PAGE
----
A Southerner born and bred, she was entranced by the snow that blanketed the stark northern landscape. Everywhere she looked, the rolling farmlands were colored in a muted palette of white and gray. The trees, as good as dead for the winter, traced their bare black branches against a sky drained of pigment.
Suddenly, a flash of orange interrupted this delicate monochrome.
It was a plastic snow fence. Stretched between metal rails, its orange mesh curved uphill, growing smaller and smaller until it disappeared at the horizon, where the snow met the sky.
Robinson got out of the car, camera at the ready.
"I had walked into a Japanese ink drawing splashed with color," she told an interviewer for Photo-Eye magazine, "and I stood there in awe of its simple complexity. Here, on the side of snowy highway in December, I experienced a connection between a waking and dreaming world, a place where time seemed suspended."
The lovely color photo she shot, "Running Fence," became one of the first in her poetic series Snowbound, part of which is now on view at Etherton Gallery in a three-person show.
"Running Fence" is simplicity itself. Orange curls across a field of white; a damp gray sky edges down against the white hills. The picture not only meditates on color and shape; it considers the place of humans in nature. The fence is meant to be a sturdy barrier that holds back the snow drifts. Instead, it's fragile and small, dwarfed by the vast whiteness all around it.
All the works in Snowbound capture the stillness and loveliness of the northern winter, and its metaphorical undertones of sleep and death. Man-made objects almost always intrude into Robinson's ethereal white landscapes, but like that snow fence, they can't compete with the natural forces swirling around them. In these pictures of fir trees and ranch houses and meadows and ball fields, snow erases color and muffles sound. It softens edges and simplifies shapes. And sometimes it obliterates.
In "Valhalla," shot along Lake Ontario, signs lining the beach normally warn swimmers about waves and such. Here, in winter, they've been swallowed up by ice that's frozen into giant fantastical shapes jutting up to the sky like Valhalla's mythical guardians. One of the more dramatic of the Snowbound images, the photo has a sky alternating between patches of blue gray sky and white clouds. Below this chilly celestial drama, the lake itself has begun to freeze.
The ice-fishing huts on another solid lake in "Invisible City" are tiny yellow and blue cubes, marooned in a giant white emptiness. A few human figures standing alongside them are so miniscule, they're nearly invisible, and inconsequential.
Most of Robinson's pictures are like the simplest of watercolors or drawings, with delicate strokes merely suggesting form. A basketball net on a long slender pole is the only clear image in "Solo"; beyond it, a row of blurry fir trees and rooftops disappear into a blizzard. "Erasure" is a simple geometric abstraction of geometry in brown and white: Patches of dead grass poke through the snowmelt.
Robinson's gift for symmetry helps boost her vision of a world clarified and simplified by snow. Dead center in "Mirage," a wooden dock stretches straight out into a frozen lake, its gray-brown boards tracing out a vanishing point. In "Harmony," a photo that's just about perfect, a chain-link baseball back fence frames the frozen white landscape. Six trees strung along the murky, tamped-down horizon are visible through the open loops of the fence.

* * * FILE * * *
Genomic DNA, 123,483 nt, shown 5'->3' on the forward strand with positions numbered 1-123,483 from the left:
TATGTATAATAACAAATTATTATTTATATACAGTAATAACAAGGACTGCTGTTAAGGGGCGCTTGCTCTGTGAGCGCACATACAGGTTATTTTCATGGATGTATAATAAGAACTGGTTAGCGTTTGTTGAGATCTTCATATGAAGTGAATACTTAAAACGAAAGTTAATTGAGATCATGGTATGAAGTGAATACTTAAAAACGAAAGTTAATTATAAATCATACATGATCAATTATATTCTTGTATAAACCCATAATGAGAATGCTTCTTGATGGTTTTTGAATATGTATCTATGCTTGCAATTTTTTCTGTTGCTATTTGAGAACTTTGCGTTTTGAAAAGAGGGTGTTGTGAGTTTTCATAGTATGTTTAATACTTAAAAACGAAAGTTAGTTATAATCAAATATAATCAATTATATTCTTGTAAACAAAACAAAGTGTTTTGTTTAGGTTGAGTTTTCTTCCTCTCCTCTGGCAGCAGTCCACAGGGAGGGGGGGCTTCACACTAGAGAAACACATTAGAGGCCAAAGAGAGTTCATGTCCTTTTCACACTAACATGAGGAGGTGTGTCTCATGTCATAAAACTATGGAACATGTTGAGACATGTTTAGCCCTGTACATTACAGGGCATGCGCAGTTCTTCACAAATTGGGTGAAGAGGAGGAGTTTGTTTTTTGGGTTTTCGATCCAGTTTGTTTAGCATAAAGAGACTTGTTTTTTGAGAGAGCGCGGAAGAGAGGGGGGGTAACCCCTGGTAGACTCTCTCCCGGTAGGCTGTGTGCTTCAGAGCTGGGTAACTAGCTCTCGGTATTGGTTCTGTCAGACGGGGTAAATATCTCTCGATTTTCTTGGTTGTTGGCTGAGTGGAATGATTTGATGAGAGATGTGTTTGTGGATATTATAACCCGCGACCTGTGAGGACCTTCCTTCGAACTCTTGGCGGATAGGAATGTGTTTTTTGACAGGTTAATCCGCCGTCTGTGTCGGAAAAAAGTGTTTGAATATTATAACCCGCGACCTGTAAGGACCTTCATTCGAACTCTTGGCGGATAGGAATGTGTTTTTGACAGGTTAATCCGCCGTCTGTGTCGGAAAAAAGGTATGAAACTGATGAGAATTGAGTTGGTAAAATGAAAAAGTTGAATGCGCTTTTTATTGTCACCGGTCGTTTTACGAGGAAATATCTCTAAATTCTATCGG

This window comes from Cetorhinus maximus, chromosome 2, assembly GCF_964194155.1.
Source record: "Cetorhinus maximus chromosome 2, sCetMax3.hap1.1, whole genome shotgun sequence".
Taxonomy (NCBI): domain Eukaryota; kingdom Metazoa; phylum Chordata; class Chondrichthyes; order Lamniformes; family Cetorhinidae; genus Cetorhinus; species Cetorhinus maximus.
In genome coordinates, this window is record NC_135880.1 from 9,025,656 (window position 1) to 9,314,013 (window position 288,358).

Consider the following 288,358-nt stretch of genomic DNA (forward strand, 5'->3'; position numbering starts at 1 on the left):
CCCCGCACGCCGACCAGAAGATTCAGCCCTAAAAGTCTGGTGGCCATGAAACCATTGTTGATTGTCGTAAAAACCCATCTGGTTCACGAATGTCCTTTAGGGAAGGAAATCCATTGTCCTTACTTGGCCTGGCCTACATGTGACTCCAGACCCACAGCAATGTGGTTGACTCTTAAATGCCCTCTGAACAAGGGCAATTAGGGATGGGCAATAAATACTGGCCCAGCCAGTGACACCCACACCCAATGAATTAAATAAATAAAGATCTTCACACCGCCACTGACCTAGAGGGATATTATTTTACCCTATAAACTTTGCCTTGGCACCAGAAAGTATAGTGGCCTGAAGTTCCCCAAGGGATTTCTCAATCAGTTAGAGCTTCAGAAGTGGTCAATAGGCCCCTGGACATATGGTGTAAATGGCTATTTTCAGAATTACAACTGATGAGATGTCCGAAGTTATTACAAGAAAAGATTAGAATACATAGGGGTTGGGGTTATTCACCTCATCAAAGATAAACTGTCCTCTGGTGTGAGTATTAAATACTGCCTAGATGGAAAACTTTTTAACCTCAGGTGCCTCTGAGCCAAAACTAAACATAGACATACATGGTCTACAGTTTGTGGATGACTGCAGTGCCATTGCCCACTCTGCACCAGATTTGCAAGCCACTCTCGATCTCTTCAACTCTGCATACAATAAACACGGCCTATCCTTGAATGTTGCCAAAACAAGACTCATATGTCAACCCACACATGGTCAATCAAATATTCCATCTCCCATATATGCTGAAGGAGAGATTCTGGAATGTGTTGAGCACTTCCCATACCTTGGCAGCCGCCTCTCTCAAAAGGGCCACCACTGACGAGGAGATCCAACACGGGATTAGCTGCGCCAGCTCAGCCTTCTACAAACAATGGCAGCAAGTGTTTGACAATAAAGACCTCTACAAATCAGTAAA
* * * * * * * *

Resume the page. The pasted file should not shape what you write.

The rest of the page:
"Veranda View" is an exquisite look through a gray painted porch out into a snowy landscape. A row of bare brown tree trunks echo the wooden pillars on the porch. Meshing geometric and organic shapes, this one uses architecture to frame nature. The man-made and the natural are in equilibrium.
A recent transplant to Tucson, Robinson made her serene snow scenes in digital chromogenic prints, a medium that's surprisingly lush. The full suite of Snowbound photos is in a book of the same name (Kehrer Verlag Heidelberg, 2007). The Wall Street Journal wrote that along with Jackie Nickerson's Faith, Robinson "take(s) the prize for handsomest book(s) most fitting for the season."
Still, it's a shock to go from Robinson's austere northern images, hung in Etherton's entry gallery, to the main room. Kate Breakey and Chris Enos both exhibit works grounded in the Southwest, exploding with color. And while Robinson sticks to pure photography, the others work their photographic surfaces with various kinds of paint.
Breakey, who lives in the desert northwest of Tucson, is well known for her Small Deaths pictures. She makes startling blow-ups of dead birds and flowers, and lovingly paints in every feather, every petal, to create monumental mementi mori. She's got plenty of these arresting images here, including a sweet dead "Barn Owl," resting its head on its shoulder, and a gloriously red "Vermillion Flycatcher."
This time around, she's also added a cactus series, taming juvenile specimens by imprisoning them in pots and positioning them in domestic interiors. But like the poor deceased birds, each of her cacti, radiant-colored, is a distinct and prickly personality.
In the Portal series, Enos, an artist new to the gallery, makes large color photos of Chaco Canyon. She immediately mixes her media, printing the images on canvas and painting over them. Unlike Breakey, she paints only in patches, creating a kind of dizzying surrealism. Photographed "real" passages alternate with imagined painted passages. Blue skies show up under the stone walls, instead of up overhead where they belong. Doorway openings sometimes lead to dark tunnels, sometimes to clouds, depending on how Enos deploys her brushes.
The idea--appropriate for this liminal time of year--is that neither time nor space can be entirely known. It's the same insight you can get in Snowbound's wintry world.